Neal Stephenson wasn’t particularly successful early in his career. I imagine having trouble for a few years is rather common amongst successful authors, and obviously Stephenson has gone on to establish himself as a big name, especially in the nerdy science fiction community. But, as he snarkily wrote in his author bio on my copy of Snow Crash:
His first novel, The Big U, was published in 1984 and vanished without a trace. His second novel, Zodiac: the Eco-thriller, came out in 1988 and quickly developed a cult following among water-pollution-control engineers. It was also enjoyed, though rarely bought, by many radical environmentalists.
While writing Snow Crash, Stephenson started looking into other options. Because who would want to read a book where a hacker/pizza delivery boy/cyber-ninja researches Sumerian mythology and linguistics theory? In an old interview, he comments on his career thusly:
I was writing Snow Crash about the same time my uncle, George Jewsbury, and I started talking about doing collaborations. The rationale behind that was, clearly, I may be able to limp along indefinitely, writing these little books that get bought by 5,000 people, but really it would be smart to try to get some kind of serious career going. We had heard somewhere that Tom Clancy had made like $17 million in a year. So we thought, ‘Let’s give this a try.’ The whole idea was that ‘Stephen Bury’ would be a successful thriller writer and subsidize my pathetic career under the name Neal Stephenson. It ended up going the other way. I would guess most of the people who have bought the Stephen Bury books have done so because they know I’ve written them. It just goes to show there’s no point in trying to plan your career.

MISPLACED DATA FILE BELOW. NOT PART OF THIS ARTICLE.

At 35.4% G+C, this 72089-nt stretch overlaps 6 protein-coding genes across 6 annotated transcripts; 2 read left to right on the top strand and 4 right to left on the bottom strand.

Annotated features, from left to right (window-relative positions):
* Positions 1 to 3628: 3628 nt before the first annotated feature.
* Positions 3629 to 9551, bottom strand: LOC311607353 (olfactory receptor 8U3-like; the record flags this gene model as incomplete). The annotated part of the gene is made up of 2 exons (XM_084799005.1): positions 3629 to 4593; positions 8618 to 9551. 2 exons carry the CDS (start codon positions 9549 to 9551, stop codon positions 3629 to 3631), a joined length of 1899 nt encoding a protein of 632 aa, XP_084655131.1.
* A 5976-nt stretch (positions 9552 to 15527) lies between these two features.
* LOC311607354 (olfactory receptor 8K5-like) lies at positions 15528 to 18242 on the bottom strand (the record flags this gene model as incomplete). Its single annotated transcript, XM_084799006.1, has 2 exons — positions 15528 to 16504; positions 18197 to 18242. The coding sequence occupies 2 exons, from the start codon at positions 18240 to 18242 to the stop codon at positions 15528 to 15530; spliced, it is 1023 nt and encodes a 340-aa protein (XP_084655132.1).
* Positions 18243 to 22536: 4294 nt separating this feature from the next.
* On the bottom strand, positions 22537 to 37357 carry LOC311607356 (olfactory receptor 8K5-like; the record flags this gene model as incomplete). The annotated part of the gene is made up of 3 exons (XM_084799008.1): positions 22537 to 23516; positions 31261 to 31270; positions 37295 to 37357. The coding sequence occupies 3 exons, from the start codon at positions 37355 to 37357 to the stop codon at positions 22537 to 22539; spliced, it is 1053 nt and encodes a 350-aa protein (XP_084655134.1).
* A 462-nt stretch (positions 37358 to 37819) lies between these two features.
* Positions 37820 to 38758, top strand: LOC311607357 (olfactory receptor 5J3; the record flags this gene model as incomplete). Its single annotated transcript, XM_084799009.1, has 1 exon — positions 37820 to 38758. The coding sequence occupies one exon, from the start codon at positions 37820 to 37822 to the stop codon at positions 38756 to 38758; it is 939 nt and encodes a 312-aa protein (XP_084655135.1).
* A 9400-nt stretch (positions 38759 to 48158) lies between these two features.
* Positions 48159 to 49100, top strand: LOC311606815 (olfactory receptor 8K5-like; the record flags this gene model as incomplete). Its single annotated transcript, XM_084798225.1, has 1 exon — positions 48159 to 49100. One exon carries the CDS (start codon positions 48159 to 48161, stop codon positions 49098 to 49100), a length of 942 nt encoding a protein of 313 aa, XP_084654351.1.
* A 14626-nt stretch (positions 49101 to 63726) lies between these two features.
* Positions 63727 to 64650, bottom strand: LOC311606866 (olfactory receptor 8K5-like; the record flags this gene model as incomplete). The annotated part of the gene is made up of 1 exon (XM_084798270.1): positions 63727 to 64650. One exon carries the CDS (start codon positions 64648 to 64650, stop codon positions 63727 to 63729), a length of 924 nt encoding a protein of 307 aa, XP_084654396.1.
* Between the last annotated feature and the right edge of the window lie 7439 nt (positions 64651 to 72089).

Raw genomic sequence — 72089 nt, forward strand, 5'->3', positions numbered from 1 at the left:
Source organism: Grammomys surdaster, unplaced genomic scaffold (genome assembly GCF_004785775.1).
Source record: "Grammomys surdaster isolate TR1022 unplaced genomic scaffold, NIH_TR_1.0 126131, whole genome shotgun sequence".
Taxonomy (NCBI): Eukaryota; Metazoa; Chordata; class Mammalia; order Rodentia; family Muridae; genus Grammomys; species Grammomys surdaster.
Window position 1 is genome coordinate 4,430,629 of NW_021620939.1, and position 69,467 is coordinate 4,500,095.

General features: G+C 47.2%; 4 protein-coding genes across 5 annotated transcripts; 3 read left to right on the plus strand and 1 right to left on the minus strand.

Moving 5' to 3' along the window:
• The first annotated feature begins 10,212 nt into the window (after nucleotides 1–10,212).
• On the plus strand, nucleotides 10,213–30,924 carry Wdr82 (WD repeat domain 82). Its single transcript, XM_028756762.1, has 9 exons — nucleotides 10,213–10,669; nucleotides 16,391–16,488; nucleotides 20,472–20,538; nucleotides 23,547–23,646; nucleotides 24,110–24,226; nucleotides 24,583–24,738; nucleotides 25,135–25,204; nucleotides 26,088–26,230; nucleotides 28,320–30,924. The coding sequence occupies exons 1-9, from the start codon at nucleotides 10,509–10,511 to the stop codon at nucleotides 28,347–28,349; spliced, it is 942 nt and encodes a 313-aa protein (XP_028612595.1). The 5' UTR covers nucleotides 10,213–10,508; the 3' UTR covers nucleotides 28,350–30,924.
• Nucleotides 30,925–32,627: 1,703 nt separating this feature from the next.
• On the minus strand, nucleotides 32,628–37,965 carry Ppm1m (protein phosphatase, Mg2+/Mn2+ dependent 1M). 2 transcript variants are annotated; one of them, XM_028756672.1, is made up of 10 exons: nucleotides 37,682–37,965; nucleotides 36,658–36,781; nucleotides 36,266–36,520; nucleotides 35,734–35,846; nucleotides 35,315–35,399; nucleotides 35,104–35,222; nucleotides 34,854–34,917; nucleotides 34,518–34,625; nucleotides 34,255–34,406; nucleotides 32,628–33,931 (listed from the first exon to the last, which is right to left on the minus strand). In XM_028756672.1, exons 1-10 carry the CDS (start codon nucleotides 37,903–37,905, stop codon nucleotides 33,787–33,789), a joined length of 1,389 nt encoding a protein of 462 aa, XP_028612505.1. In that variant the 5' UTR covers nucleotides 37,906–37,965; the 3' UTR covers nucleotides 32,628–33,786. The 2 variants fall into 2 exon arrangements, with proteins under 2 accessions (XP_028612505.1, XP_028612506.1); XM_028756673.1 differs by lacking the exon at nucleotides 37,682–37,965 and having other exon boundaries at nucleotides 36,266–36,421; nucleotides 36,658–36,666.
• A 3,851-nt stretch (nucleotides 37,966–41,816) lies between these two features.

Indeed! I actually rather enjoyed the Stephen Bury books, and they actually presage Reamde in their thriller genre roots. But Stephenson has gone on to write impenetrable books that have become quite popular amongst a certain type of geek (i.e. me). Unfortunately, this presents something of a problem. Long time readers of this blog know that I’m a huge fan of Stephenson, but in reality, I’ve never actually met a person that really loves his books (the online world is another story). This makes it quite difficult to recommend my favorite novels to other people, because I generally know they’re not going to like it (I generally settle on Snow Crash as a recommendation, but there are things about that book that often don’t go over well with normal folks). In particular, Cryptonomicon (which is my favorite novel) seems to polarize readers. Shamus describes the phenomenon best:
In fact, I have yet to introduce anyone to the book and have them like it. I’m slowly coming to the realization that Cryptonomicon is not a book for normal people. Flaws aside, there are wonderful parts to this book. The problem is, you have to really love math, history, and programming to derive enjoyment from them. You have to be odd in just the right way to love the book. Otherwise the thing is a bunch of wanking.
Similarly, The Baroque Cycle (basically a 2700 page prequel to Cryptonomicon) is not a series for normal people. The subjects are similar, but weighted differently. Much less programming, and much more history and monetary theory. Anathem probably appeals to folks who love Philosophy and/or Quantum Physics, with some linguistics thrown in for fun. The common factor with all of this is that Stephenson’s books aren’t particularly accessible to mainstream audiences. Thus it’s hard to find a way to introduce people to his work.